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    With the murder on April 20th of a mother and her baby daughter by the CIA and the Peruvian government, we have been presented with but the latest in a long and tragic series of victims of the War on Drugs. Only the manic policies of such an arrogant and Constitutionally questionable campaign could lead to firing upon on unarmed and unidentified aircraft. Frankly, even if the plane had been smuggling drugs, it would be equally unacceptable that those involved be thus summarily executed without trial.

    Though the US so far confines its participation in such murders to those in which the triggers are pulled by foreign nationals, here at home we are familiar with no-knock home invasions resulting in the occasional death of an often innocent homeowner; the rampant theft of private property under the mantle of ‘forfeiture laws’, (the proceeds of which directly benefit the seizing agencies); innumerable ‘exceptions’ to the Fourth Amendment (which mentions no such exceptions in its rather short and straightforward language); a violent outlaw subculture of suppliers and users; and many other pathologies, all of which are far worse than the effects of simple drug consumption.

    We forget, and are not often reminded by our public servants, that our grandparents, great-grandparents, and those before them lived and thrived during a period of one hundred and fifty years in America in which there were no restrictions at all on the consumption of heroin and other opiates, cocaine, marijuana, or any other such substance, and those drugs were fairly widely used, especially cocaine and the opiates. Toward the end of that period society selected the one drug that really appeared to cause widespread problems and granted the government a previously unavailable power to make it illegal. That drug was, of course, alcohol. The carnage of outlawry and corruption-- less substantial than today’s-- that followed was enough to prompt our grandparents to quickly reclaim from the government that rashly granted power.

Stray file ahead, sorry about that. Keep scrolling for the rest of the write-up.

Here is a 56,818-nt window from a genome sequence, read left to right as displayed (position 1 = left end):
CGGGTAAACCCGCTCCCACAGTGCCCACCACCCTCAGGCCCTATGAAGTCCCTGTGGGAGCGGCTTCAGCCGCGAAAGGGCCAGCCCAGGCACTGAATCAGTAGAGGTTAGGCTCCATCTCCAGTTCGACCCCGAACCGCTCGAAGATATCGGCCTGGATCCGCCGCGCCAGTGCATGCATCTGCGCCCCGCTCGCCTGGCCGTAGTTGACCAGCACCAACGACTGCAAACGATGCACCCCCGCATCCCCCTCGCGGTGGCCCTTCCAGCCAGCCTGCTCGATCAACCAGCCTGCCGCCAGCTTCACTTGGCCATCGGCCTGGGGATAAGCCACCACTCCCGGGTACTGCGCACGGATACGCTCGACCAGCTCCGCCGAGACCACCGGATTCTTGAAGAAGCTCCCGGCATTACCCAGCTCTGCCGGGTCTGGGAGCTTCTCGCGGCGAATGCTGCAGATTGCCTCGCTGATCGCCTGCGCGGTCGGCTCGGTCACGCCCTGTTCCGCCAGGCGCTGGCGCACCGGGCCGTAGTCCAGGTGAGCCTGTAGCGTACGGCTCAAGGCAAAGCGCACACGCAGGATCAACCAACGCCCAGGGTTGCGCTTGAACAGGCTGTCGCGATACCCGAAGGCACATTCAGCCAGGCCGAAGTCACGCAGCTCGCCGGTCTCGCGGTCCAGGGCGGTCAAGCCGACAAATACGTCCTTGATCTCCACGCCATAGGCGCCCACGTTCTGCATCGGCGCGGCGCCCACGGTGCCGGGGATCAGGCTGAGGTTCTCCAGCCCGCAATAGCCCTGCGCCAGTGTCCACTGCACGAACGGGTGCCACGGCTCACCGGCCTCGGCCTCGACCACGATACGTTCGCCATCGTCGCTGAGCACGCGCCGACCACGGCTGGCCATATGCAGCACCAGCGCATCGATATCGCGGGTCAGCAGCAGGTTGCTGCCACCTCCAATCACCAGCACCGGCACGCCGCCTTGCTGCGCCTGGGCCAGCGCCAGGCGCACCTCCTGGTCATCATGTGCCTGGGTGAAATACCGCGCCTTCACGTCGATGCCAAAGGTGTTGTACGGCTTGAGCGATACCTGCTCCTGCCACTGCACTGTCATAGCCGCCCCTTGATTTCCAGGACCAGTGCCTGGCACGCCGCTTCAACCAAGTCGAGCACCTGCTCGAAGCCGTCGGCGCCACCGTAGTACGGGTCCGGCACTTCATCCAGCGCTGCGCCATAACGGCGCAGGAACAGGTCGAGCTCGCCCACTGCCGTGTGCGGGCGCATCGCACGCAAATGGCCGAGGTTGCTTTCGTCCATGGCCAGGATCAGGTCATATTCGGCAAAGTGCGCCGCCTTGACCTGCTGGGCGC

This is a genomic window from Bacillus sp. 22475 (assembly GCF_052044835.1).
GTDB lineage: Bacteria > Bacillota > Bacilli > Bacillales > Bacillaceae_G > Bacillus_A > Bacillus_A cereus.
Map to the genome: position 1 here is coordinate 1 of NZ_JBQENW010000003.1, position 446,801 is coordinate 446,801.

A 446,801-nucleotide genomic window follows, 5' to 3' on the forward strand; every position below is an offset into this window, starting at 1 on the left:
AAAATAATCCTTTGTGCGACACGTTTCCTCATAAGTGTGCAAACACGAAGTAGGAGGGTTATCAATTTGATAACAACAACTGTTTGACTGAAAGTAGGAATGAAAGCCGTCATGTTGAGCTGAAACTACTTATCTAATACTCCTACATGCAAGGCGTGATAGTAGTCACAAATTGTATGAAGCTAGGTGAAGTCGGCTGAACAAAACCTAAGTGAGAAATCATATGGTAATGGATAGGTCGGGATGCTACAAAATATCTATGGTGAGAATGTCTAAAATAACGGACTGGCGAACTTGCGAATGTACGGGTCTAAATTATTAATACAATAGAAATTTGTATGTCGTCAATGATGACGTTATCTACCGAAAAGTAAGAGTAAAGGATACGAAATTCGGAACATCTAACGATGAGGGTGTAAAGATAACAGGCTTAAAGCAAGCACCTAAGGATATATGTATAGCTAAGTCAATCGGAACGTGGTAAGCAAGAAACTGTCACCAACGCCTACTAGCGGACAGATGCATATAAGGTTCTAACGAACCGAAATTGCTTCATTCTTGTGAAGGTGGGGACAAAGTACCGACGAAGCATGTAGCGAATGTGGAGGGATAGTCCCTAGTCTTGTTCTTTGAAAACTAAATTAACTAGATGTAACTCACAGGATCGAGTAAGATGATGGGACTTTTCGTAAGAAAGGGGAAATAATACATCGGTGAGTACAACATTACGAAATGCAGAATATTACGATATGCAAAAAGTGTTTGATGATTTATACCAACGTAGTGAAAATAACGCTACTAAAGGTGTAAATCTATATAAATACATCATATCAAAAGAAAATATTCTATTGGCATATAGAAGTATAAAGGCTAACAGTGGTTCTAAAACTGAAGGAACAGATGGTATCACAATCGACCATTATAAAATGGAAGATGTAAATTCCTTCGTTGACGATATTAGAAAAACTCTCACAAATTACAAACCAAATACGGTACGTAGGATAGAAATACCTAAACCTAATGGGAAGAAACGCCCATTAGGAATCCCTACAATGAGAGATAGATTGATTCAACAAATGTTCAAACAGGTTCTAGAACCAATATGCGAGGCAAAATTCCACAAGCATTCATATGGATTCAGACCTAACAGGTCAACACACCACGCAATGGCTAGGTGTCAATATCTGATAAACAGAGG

I can’t identify when it was that we granted similar authority to the government regarding the other drugs, because we never did. Perhaps this complicates the calling to a halt of this insane careening towards a police state which is the only logical destination of this policy. Drugs, after all, can be widely found in prisons. Only measures of control greater than those practiced therein could arguably have any hope of success at prohibition; are we prepared to let this course continue to that point? If we don’t stop it, that is where we shall go, bit by bit, in slow forgettable steps, but as inevitably as nightfall.


    It’s time to wake up. Think of that selfless missionary and her seven-month old daughter and wake up.


© Peter E. Hendrickson